It's been marvelous. And now I've gotten to the point where I've got a whole long list of folks who are willing for me to come out and spend some time with them, and I'm looking at probably the next two years pretty well covered.

Online Extra: Extended Interview With Dawn Sweeney

A big issue my organization is facing is: How to help our members navigate successfully through the healthcare legislative regulatory changes that are on their way.

My plan to tackle it is: We have developed a very aggressive strategy to be able to participate in and shape the regulatory process. We did similarly in the legislative process as well. Our goal is to be able to offer affordable healthcare options that meet a wide variety of needs in our industry given the particular type of employment demographics that we have in terms of such a heavy percentage of part-time employees, as well as just the nature of the industry at large. [W]e hope in our work it will make this easier for the restaurant community to understand the healthcare options available, for employees to understand the choices and the eligibility changes that are occurring due to the Healthcare Reform Act, and to be able to offer a lot of diverse products that we hope will meet the needs of this very diverse industry that we serve.

I'm most proud of: I am most proud of what we are doing as an industry to combat childhood obesity. We really believe that the restaurant and food service industry are a part of the solution to this problem. I'm sure you're aware of the magnitude of the problem. Twenty-seven percent of our young people today are too obese to be able to serve in the armed forces, and we have almost 40 states that report a childhood obesity rate of 40 percent or more. And these problems obviously connect to other problems, whether it's healthcare costs related to obesity or academic abilities in school. So we have been very, very proactive starting … with the first lady's campaign, Let's Move, by budgeting with our members who serve the schools across the country to meet certain guidelines … as well as doubling the amount of produce that will be offered in school meals across the country over the next several years.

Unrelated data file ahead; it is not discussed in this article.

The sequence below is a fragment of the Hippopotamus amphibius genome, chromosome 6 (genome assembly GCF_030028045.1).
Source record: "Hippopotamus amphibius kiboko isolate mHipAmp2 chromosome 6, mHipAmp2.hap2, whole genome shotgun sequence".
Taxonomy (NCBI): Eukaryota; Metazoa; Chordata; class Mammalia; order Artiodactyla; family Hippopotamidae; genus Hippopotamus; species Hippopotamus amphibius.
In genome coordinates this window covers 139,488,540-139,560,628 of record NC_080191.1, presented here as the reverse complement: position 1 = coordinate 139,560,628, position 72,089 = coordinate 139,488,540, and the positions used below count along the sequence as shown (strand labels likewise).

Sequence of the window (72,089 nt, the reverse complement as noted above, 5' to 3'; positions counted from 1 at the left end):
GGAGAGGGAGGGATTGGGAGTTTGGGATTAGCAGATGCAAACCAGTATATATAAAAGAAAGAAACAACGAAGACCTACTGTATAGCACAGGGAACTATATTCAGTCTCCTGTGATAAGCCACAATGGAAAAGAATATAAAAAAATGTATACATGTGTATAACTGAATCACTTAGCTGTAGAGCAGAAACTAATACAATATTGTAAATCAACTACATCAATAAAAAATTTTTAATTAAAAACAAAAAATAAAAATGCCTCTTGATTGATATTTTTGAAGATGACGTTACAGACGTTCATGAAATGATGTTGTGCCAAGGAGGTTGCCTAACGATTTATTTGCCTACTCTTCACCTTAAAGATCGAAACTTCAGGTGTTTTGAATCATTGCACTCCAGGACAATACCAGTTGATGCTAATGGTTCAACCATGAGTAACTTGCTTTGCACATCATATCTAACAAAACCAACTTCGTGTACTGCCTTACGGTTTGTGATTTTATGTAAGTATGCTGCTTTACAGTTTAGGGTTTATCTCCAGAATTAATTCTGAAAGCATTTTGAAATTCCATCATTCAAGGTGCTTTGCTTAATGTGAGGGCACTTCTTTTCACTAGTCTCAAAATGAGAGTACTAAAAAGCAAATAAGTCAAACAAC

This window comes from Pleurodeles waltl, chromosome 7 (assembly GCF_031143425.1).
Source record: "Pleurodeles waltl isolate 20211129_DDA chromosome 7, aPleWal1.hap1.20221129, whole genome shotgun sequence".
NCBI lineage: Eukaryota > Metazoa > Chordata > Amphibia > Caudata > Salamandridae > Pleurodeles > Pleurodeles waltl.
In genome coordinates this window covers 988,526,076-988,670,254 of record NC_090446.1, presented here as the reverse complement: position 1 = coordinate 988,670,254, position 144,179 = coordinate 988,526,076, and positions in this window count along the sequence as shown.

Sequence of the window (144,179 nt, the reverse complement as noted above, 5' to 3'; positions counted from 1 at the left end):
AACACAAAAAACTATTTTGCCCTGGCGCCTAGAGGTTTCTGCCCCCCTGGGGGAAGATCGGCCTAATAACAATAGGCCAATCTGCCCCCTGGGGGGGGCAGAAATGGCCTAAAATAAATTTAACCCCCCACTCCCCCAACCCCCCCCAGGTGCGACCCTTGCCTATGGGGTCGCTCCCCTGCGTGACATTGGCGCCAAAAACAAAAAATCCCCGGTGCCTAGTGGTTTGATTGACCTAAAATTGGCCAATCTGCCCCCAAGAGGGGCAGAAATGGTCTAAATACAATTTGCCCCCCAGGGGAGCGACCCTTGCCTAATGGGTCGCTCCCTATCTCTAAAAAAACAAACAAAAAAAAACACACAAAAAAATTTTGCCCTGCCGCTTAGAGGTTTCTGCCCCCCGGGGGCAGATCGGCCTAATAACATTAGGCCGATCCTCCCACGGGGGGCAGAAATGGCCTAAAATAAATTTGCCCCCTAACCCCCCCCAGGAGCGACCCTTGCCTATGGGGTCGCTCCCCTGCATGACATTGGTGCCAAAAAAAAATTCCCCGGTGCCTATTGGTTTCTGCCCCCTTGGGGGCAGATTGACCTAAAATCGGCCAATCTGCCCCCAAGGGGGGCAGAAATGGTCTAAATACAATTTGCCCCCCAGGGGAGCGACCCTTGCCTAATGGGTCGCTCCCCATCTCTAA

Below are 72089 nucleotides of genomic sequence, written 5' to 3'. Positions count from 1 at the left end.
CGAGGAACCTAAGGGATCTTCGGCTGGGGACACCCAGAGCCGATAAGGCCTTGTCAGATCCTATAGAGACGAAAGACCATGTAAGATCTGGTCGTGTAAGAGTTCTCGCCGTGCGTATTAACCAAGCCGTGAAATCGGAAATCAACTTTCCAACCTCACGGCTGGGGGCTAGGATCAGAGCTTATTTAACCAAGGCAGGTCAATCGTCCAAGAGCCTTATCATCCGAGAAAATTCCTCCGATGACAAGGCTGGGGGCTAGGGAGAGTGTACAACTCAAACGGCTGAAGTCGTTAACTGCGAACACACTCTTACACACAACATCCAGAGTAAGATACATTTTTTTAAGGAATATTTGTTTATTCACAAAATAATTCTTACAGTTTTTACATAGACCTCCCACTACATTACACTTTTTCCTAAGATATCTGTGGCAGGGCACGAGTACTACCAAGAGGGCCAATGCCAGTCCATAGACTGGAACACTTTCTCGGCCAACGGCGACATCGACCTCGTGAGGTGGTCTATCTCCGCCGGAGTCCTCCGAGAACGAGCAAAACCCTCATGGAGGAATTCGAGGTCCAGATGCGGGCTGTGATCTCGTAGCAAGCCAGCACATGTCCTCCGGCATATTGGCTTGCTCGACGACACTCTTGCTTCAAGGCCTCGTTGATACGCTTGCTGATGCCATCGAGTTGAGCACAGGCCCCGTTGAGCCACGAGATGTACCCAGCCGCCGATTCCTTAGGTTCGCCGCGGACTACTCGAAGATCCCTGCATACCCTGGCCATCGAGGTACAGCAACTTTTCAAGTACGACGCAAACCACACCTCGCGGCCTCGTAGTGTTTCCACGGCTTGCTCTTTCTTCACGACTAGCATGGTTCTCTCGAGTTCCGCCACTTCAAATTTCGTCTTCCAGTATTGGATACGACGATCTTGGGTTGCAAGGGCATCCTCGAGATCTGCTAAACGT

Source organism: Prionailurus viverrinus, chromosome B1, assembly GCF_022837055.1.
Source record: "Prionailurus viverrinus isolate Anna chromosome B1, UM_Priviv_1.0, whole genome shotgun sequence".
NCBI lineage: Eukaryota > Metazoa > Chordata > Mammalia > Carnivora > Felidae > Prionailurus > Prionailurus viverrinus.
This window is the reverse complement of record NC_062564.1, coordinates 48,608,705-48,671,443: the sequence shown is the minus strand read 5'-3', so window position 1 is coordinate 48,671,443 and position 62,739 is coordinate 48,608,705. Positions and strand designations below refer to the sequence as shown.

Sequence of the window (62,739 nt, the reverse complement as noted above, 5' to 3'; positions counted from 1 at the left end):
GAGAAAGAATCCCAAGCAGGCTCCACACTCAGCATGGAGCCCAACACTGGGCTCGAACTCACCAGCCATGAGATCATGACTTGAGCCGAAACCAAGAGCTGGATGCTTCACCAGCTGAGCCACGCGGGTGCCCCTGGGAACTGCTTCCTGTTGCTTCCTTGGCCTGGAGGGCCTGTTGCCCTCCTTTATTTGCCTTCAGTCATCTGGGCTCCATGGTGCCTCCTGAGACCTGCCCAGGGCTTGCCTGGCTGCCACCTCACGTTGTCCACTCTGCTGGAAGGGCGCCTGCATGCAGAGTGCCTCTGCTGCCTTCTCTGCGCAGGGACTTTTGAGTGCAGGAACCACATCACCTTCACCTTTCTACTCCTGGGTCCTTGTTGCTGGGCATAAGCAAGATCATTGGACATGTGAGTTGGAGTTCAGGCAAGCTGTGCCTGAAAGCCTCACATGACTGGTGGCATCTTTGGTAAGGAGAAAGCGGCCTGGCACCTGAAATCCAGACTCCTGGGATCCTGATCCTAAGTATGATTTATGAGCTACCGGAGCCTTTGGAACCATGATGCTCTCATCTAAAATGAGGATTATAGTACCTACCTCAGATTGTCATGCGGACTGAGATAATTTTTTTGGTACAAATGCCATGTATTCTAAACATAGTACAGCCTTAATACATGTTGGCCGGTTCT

We also played a leadership role in the passage of the new national menu labeling law, and the regulations are being written for that right now … so that chain restaurants will be in a position to provide nutritional information on menus [such as] calorie information, and then other information available upon request so that consumers who do have concerns and interests in that area are able to determine what these menu items provide so that they can make choices that are best for them. So we really do believe that this will have an impact … . We are anxious to see the possible impact of this as it relates to kids, as well as their families.

Can you give an overview of your strategic plan?

There are five or six things that we're primarily focused on. Number one—and frankly for us to be successful, this is an incredible component—we have to strengthen the partnership that we have with our state restaurant associations. There's more we can do to support each other and to help each other … we can bring the resources of the whole, the collective, to help address an issue that might just be taking place at that moment in a particular state.

The next piece is that we want to integrate all of the work we do around what we call our industry comparative. There are four primary areas that we're focused on. Number one … food and healthy living. And that's [what I talked] about in terms of childhood obesity, nutrition information availability, improving the perceptions of the restaurant industry around the whole food and healthy living area so we're perceived that we're part of the solution to this problem. Not the problem in and of itself.